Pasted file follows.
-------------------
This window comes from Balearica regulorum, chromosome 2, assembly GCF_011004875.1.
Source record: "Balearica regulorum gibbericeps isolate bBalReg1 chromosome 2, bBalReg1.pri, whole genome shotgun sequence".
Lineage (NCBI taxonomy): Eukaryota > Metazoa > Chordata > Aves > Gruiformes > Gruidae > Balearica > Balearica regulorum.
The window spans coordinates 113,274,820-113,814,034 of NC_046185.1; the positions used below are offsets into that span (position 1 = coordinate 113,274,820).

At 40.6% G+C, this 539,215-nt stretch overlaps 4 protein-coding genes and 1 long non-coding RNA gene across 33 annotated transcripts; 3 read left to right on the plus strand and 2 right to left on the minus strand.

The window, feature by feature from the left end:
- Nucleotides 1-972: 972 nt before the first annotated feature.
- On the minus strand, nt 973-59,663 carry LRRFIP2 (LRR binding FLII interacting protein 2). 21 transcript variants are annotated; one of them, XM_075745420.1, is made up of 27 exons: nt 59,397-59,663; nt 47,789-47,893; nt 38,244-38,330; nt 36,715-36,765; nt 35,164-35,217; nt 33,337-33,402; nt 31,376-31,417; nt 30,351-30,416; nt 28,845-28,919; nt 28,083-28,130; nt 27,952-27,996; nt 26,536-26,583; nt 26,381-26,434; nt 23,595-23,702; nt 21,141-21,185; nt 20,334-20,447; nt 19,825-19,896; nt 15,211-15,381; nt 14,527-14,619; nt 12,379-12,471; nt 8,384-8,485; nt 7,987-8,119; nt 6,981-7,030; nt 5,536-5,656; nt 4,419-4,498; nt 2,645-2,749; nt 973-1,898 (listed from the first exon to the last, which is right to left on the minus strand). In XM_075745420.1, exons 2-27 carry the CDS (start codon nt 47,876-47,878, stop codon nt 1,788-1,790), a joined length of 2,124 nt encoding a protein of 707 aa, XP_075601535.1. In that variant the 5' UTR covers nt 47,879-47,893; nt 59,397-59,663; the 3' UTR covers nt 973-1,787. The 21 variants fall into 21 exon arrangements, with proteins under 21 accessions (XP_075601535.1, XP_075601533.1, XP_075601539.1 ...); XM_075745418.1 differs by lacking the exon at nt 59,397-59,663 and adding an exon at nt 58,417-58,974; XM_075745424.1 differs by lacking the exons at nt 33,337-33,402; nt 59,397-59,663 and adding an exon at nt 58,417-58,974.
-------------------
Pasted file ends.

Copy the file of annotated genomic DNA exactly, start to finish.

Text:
This window comes from Balearica regulorum, chromosome 2, assembly GCF_011004875.1.
Source record: "Balearica regulorum gibbericeps isolate bBalReg1 chromosome 2, bBalReg1.pri, whole genome shotgun sequence".
Lineage (NCBI taxonomy): Eukaryota > Metazoa > Chordata > Aves > Gruiformes > Gruidae > Balearica > Balearica regulorum.
The window spans coordinates 113,274,820-113,814,034 of NC_046185.1; the positions used below are offsets into that span (position 1 = coordinate 113,274,820).

At 40.6% G+C, this 539,215-nt stretch overlaps 4 protein-coding genes and 1 long non-coding RNA gene across 33 annotated transcripts; 3 read left to right on the plus strand and 2 right to left on the minus strand.

The window, feature by feature from the left end:
- Nucleotides 1-972: 972 nt before the first annotated feature.
- On the minus strand, nt 973-59,663 carry LRRFIP2 (LRR binding FLII interacting protein 2). 21 transcript variants are annotated; one of them, XM_075745420.1, is made up of 27 exons: nt 59,397-59,663; nt 47,789-47,893; nt 38,244-38,330; nt 36,715-36,765; nt 35,164-35,217; nt 33,337-33,402; nt 31,376-31,417; nt 30,351-30,416; nt 28,845-28,919; nt 28,083-28,130; nt 27,952-27,996; nt 26,536-26,583; nt 26,381-26,434; nt 23,595-23,702; nt 21,141-21,185; nt 20,334-20,447; nt 19,825-19,896; nt 15,211-15,381; nt 14,527-14,619; nt 12,379-12,471; nt 8,384-8,485; nt 7,987-8,119; nt 6,981-7,030; nt 5,536-5,656; nt 4,419-4,498; nt 2,645-2,749; nt 973-1,898 (listed from the first exon to the last, which is right to left on the minus strand). In XM_075745420.1, exons 2-27 carry the CDS (start codon nt 47,876-47,878, stop codon nt 1,788-1,790), a joined length of 2,124 nt encoding a protein of 707 aa, XP_075601535.1. In that variant the 5' UTR covers nt 47,879-47,893; nt 59,397-59,663; the 3' UTR covers nt 973-1,787. The 21 variants fall into 21 exon arrangements, with proteins under 21 accessions (XP_075601535.1, XP_075601533.1, XP_075601539.1 ...); XM_075745418.1 differs by lacking the exon at nt 59,397-59,663 and adding an exon at nt 58,417-58,974; XM_075745424.1 differs by lacking the exons at nt 33,337-33,402; nt 59,397-59,663 and adding an exon at nt 58,417-58,974.